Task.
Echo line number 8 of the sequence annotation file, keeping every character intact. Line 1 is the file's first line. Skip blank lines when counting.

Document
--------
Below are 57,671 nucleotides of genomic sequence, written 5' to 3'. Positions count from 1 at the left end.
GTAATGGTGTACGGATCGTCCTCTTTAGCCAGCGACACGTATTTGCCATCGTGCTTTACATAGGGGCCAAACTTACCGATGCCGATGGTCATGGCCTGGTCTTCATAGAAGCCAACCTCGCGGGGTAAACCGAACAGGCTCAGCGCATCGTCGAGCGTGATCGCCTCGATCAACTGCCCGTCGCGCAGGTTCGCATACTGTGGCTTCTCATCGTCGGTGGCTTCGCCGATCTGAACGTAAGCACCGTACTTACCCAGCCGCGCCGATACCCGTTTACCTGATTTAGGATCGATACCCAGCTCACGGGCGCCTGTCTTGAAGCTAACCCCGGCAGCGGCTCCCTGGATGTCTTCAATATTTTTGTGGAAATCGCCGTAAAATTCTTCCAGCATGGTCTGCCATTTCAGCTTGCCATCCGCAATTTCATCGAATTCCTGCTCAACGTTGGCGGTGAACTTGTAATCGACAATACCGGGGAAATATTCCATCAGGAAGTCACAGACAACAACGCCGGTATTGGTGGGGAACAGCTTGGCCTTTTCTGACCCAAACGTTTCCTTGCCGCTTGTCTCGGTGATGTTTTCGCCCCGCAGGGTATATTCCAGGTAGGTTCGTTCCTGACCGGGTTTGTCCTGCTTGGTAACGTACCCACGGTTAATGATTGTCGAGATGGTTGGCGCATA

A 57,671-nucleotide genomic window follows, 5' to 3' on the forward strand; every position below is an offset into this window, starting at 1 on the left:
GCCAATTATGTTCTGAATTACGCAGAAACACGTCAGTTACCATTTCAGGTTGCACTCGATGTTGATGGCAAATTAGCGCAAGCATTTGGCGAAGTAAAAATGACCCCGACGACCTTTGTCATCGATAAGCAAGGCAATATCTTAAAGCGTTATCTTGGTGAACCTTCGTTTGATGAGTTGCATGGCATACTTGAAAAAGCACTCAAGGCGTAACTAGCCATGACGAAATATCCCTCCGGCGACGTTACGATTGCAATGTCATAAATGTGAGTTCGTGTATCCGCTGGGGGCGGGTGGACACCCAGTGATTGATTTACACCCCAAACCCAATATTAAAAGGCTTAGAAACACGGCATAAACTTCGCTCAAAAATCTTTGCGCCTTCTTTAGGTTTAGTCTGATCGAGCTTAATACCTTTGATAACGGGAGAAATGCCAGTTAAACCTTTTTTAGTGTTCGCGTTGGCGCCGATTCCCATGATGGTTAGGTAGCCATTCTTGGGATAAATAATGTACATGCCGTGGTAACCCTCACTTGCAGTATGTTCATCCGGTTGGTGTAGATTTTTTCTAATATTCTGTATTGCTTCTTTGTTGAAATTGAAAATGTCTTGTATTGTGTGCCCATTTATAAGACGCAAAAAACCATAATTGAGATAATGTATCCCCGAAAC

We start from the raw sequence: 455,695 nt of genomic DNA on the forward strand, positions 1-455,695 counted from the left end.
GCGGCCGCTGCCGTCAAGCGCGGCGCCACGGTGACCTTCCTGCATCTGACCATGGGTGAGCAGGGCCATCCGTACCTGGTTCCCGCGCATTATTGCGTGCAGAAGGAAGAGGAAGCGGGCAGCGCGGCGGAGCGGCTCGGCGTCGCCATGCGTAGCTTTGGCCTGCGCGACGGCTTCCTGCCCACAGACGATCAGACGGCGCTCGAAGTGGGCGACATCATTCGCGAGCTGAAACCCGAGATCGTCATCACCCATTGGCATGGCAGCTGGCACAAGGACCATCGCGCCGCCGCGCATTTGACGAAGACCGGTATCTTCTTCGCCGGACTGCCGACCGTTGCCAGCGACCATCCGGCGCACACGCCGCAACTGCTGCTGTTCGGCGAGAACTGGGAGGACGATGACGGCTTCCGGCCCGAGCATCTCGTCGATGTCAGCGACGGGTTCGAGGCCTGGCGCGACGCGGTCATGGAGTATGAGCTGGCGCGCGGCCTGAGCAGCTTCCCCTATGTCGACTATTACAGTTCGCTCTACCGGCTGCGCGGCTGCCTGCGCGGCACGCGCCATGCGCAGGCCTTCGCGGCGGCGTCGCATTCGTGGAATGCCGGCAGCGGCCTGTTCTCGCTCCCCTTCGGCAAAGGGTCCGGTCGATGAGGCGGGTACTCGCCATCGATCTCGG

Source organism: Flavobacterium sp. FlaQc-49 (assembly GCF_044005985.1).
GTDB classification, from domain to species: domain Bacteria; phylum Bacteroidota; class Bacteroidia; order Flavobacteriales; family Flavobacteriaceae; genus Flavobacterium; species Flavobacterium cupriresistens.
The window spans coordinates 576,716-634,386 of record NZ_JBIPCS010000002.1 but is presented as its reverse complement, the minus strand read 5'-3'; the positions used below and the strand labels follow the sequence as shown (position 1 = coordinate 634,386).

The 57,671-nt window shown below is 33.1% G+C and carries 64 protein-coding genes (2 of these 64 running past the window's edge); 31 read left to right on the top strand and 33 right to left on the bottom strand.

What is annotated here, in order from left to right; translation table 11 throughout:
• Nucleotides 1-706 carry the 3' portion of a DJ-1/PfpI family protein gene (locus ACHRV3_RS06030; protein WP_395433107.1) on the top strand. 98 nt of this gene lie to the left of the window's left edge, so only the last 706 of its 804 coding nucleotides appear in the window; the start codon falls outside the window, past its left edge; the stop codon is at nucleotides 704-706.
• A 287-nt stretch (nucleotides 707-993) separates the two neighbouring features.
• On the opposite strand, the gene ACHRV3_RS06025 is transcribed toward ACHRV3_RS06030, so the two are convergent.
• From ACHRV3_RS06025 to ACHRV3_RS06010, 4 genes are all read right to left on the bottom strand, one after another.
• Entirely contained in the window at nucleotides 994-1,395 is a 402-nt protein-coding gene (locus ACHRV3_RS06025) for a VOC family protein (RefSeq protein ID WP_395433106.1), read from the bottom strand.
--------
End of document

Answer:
GTDB classification, from domain to species: domain Bacteria; phylum Bacteroidota; class Bacteroidia; order Flavobacteriales; family Flavobacteriaceae; genus Flavobacterium; species Flavobacterium cupriresistens.